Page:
- New Zealand
- The Philippines
- South Africa
What if I need to travel before the borders open?
Currently, you will need to get an exemption to leave Australia. The federal government has outlined criteria and an application must be submitted and granted prior to departure. You can find more information about that here and speak to your travel agent if you need help navigating the process.
Will I still be allowed to travel if I get the AstraZeneca vaccine?
YES! There have been a lot of rumours flying around about the Astra Zeneca vaccine not being accepted in other countries if it was produced in Australia (as most of our doses were). The reason for this was purely an approvals process – the formula for the vaccine is exactly the same as other nations and Astra Zeneca is the most widely accepted COVID-19 vaccine for international travel.
Earlier in the year, there were some issues with vaccines produced in other countries not being accepted in certain European countries. As a result, there is now a coordinated effort taking place to rebrand Astra Zeneca as Vaxzevria, which will facilitate to travel to Europe.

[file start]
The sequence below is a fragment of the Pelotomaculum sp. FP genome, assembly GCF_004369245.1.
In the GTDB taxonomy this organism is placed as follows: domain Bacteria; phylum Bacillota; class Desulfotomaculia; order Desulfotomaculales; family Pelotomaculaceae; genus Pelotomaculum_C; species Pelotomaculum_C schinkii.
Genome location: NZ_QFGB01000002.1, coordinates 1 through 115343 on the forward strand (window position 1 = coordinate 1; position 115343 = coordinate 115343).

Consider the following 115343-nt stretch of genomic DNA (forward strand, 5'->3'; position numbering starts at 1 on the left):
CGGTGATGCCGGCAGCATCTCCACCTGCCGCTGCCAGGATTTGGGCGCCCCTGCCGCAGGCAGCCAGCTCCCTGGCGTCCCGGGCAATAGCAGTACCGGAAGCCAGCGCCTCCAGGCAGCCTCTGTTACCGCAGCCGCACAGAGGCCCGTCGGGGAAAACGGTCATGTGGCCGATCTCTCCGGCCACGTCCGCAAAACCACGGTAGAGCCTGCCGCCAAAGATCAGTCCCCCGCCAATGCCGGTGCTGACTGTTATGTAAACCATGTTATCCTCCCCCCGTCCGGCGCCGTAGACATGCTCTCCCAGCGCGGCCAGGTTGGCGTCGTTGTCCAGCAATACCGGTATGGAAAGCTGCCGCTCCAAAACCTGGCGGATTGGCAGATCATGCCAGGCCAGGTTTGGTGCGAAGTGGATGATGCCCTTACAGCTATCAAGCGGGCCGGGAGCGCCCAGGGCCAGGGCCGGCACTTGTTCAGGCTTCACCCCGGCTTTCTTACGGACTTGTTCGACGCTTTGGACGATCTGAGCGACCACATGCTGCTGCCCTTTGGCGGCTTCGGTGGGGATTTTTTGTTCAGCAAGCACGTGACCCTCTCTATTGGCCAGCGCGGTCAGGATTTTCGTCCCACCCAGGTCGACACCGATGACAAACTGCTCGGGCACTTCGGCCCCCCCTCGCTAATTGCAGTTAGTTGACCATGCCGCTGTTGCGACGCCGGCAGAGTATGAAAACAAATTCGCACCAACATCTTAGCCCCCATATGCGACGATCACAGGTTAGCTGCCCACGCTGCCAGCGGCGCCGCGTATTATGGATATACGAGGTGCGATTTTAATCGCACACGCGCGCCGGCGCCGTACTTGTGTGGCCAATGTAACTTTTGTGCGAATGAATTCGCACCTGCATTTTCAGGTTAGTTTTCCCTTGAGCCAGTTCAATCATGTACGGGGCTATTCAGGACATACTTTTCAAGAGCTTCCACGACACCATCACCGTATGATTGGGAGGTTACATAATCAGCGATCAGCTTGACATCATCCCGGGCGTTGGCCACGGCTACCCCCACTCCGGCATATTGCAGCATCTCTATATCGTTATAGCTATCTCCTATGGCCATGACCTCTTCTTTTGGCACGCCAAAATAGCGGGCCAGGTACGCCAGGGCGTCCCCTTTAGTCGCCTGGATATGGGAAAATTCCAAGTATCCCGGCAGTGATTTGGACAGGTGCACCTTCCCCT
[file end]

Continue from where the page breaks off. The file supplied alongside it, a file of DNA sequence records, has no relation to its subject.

What are the rules for travel if I am unvaccinated?
According to the Prime Minister’s announcement, international travel will initially be open to fully vaccinated citizens and permanent residents, as well as those with a medical exemption and children under 12 years of age. Unvaccinated Australians without a medical exemption will be able to travel in Phase B of the reopening plan, but will be subject to 14 day hotel quarantine upon return to Australia at their own expense.
Without a vaccination or medical exemption, you’ll also be subject to the requirements of the airline, hotel company, tour company, and more. There is a growing trend amongst businesses in all industries to require proof of vaccination or exemption, such as this announcement from Qantas Airways.